Texting while driving makes roads dangerous
After six years of hard work, Rep. Jim McClendon finally saw one of his headliner bills — a statewide ban on texting while driving — passed by his compatriots in the Alabama Legislature.
That ban went into effect Aug. 1, and McClendon spent time on Aug. 2 extolling the virtues of the ban to those gathered at the South Shelby Chamber of Commerce luncheon.
“The crash and fatality rate is the same as drunk driving, and the number one group affected by this are our young people,” he said.
Those are sobering words. We all know how dangerous drunk driving can be, and it’s amazing to think that the use of a cell phone can transform a sober, safe driver into a menace on the highways.
McClendon’s also correct to highlight the specific danger to young people. After all, the 16-year-old who just got his or her license is likely also the 16-year-old who always has his or her cell phone within arm’s reach. It can be tempting to just take a peek at the phone screen to see if a best friend has sent a text or if someone’s sent a Tweet or written on a Facebook wall.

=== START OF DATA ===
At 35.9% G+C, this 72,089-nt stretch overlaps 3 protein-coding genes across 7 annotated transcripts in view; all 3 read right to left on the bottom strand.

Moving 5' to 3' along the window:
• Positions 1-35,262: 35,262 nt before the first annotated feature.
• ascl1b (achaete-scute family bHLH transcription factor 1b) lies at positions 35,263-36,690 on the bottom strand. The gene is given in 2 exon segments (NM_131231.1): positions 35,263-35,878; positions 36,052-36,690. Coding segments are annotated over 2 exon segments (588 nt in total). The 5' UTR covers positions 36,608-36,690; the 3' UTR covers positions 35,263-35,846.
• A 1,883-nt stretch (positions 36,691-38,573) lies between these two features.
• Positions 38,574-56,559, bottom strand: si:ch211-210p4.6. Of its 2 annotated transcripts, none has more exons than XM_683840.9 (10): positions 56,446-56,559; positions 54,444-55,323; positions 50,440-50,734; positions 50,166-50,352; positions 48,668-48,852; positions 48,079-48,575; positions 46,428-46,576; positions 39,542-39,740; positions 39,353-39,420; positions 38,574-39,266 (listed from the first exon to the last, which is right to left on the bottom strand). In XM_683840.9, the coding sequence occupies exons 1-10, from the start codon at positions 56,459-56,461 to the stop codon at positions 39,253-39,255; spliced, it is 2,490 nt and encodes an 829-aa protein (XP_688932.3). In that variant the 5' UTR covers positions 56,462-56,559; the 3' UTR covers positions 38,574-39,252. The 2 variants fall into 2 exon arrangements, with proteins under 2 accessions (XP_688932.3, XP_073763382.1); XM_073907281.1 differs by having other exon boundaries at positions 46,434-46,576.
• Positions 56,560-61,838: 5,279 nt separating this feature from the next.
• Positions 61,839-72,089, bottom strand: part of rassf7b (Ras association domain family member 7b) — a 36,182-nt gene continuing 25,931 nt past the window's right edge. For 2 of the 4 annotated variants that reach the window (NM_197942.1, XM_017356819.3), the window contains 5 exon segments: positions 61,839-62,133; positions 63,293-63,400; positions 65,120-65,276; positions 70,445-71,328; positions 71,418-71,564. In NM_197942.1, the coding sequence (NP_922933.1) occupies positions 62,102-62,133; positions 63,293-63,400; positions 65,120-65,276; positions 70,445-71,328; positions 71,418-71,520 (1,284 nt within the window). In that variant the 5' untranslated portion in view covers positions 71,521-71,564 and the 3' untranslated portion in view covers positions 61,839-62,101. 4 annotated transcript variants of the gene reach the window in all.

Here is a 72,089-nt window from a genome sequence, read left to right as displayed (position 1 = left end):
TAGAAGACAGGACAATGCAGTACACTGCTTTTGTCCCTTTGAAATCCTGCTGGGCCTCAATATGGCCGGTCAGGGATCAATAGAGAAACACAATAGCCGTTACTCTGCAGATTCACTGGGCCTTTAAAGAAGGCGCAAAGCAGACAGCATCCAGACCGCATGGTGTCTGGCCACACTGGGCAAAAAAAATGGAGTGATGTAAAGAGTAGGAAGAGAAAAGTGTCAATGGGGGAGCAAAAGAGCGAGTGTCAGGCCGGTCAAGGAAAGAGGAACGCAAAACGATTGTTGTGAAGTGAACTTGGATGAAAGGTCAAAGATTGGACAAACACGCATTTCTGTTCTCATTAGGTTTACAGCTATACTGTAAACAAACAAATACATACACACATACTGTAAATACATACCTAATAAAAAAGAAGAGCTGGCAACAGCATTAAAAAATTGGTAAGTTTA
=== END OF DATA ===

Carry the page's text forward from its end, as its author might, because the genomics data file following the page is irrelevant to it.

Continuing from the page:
Parents, please make sure you sit your teens down and impress upon them how dangerous it is to text while driving. Teens — as well as all drivers — need to understand that typing out a quick text likely means precious seconds of attention off the road and on the phone, which can lead to lives being irrevocably changed.
If you need another sobering example to share, use this one: AT&T Regional Director Terri Williams said the average text takes a driver about 5 seconds to send, which is roughly “the same as being blindfolded and driving at 55 miles per hour down a football field.”
Imagine the carnage anyone could cause driving a car blindfolded. Now imagine that’s you or your child driving, and switch looking down at a cell phone for the blindfold. That should be enough to scare anyone into putting the phone down.
The We Say is the opinion of the Shelby County Reporter editorial board.